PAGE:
Home > Public space > England and Wales > 2010-02-10 - Court of appeal, R (Ghai) v Newcastle City Council, [2010] (...)

2010-02-10 - Court of appeal, R (Ghai) v Newcastle City Council, [2010] EWCA Civ 59; [2011] Q.B. 591

Public space · England and Wales · Funeral · Religious beliefs

Hindu ‘open air’ funeral pyres is lawful under British law

Key facts of the case - The applicant wished to be cremated in accordance with Hindu beliefs (i.e. on a traditional open air pyre). He applied for and was refused permission by a local authority for land for an open air cremation ground.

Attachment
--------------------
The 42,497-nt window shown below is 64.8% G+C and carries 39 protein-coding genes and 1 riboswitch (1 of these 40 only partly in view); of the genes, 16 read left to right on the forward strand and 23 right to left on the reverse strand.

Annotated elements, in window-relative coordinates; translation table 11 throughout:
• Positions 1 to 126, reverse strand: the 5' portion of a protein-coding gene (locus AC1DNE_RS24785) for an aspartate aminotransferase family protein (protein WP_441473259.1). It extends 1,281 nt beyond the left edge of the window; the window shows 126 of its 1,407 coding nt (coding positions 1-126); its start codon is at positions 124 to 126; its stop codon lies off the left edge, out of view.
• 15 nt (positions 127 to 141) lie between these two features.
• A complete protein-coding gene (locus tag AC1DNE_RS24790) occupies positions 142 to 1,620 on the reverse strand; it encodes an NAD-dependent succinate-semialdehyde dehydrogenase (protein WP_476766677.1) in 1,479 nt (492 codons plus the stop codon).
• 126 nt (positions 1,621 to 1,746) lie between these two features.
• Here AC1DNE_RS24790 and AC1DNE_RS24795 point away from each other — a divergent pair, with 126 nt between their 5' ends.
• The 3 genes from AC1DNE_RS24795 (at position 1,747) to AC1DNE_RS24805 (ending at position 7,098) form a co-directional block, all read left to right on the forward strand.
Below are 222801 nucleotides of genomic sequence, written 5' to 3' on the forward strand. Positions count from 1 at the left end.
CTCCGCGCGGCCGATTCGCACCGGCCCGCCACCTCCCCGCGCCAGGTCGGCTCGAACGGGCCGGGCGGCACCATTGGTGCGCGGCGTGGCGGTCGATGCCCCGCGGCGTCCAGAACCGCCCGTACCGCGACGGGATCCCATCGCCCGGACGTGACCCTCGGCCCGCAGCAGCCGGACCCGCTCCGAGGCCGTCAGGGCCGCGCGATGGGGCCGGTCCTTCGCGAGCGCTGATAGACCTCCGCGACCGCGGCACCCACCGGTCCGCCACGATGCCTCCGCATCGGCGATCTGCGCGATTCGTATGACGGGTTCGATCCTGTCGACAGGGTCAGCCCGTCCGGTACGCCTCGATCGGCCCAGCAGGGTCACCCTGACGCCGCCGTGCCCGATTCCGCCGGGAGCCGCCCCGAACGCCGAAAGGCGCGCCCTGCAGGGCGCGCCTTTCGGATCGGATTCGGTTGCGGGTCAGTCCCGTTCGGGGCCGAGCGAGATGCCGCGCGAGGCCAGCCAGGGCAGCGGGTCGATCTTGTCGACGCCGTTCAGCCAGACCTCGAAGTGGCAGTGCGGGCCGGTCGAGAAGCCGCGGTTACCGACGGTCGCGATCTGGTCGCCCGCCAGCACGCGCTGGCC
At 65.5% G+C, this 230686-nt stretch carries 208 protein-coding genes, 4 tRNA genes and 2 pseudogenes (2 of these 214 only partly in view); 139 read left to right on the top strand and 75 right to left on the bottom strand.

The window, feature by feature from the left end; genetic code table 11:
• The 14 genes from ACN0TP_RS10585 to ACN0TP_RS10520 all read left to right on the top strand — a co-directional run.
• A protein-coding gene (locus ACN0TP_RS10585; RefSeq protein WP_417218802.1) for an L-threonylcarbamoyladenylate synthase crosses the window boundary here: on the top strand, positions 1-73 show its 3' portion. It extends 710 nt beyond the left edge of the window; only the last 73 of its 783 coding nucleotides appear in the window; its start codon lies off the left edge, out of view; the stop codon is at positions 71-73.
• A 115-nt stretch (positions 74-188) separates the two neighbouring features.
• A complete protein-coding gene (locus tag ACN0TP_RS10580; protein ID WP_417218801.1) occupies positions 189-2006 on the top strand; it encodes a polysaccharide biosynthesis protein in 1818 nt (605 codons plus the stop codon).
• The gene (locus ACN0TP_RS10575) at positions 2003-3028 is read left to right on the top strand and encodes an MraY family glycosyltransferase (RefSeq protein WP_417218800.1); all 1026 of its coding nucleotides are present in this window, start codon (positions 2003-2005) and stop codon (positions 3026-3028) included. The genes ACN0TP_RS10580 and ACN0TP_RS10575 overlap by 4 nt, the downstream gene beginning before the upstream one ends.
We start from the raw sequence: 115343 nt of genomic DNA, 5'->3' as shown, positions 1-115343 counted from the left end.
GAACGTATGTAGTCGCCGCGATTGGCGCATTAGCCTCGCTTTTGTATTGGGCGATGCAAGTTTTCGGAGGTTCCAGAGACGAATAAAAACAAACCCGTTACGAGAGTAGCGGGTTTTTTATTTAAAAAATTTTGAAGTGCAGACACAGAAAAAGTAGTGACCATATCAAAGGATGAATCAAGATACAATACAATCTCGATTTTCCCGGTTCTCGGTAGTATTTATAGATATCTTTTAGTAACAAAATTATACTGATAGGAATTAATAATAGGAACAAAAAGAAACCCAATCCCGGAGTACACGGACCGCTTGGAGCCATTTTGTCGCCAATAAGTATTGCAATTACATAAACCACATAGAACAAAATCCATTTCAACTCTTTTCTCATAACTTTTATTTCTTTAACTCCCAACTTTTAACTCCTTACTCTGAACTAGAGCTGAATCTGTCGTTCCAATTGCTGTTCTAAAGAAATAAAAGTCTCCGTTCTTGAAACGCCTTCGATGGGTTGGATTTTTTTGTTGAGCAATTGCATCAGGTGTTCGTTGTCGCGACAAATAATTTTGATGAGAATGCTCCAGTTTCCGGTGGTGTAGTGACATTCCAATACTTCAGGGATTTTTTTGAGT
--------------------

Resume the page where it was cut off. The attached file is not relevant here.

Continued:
Main reasoning of the court - The judicial review application was eventually heard by the Court of Appeal which held that definition of building in the Cremation Act 1902, section 2, should be given its ordinary, natural and wide meaning, so as to include a relatively permanent and substantial structure that could properly be described as “constructed”. A structure like those in which Hindu cremations are carried out abroad could be a crematorium within section 2. The claimant’s wishes as to how his remains were to be cremated could be accommodated within the legislation. In so holding, the Court of Appeal side-stepped a human rights approach adopted by the Administrative Court which had found the interference on the article 9 ECHR freedom of religion to be justified.